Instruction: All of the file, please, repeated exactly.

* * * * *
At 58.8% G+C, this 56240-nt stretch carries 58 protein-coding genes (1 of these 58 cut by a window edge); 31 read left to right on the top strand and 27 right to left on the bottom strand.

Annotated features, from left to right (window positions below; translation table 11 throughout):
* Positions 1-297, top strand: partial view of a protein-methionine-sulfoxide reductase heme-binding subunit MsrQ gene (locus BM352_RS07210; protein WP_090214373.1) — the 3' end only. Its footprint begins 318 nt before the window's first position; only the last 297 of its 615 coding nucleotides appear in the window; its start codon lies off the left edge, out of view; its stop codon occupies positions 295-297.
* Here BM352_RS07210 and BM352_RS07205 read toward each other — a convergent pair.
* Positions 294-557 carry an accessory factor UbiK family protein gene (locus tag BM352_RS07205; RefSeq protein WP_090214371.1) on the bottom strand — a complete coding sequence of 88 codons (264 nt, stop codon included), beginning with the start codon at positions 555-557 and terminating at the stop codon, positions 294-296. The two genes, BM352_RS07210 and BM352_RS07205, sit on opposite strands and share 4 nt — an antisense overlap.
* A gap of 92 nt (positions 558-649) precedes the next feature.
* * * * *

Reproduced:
At 58.8% G+C, this 56240-nt stretch carries 58 protein-coding genes (1 of these 58 cut by a window edge); 31 read left to right on the top strand and 27 right to left on the bottom strand.

Annotated features, from left to right (window positions below; translation table 11 throughout):
* Positions 1-297, top strand: partial view of a protein-methionine-sulfoxide reductase heme-binding subunit MsrQ gene (locus BM352_RS07210; protein WP_090214373.1) — the 3' end only. Its footprint begins 318 nt before the window's first position; only the last 297 of its 615 coding nucleotides appear in the window; its start codon lies off the left edge, out of view; its stop codon occupies positions 295-297.
* Here BM352_RS07210 and BM352_RS07205 read toward each other — a convergent pair.
* Positions 294-557 carry an accessory factor UbiK family protein gene (locus tag BM352_RS07205; RefSeq protein WP_090214371.1) on the bottom strand — a complete coding sequence of 88 codons (264 nt, stop codon included), beginning with the start codon at positions 555-557 and terminating at the stop codon, positions 294-296. The two genes, BM352_RS07210 and BM352_RS07205, sit on opposite strands and share 4 nt — an antisense overlap.
* A gap of 92 nt (positions 558-649) precedes the next feature.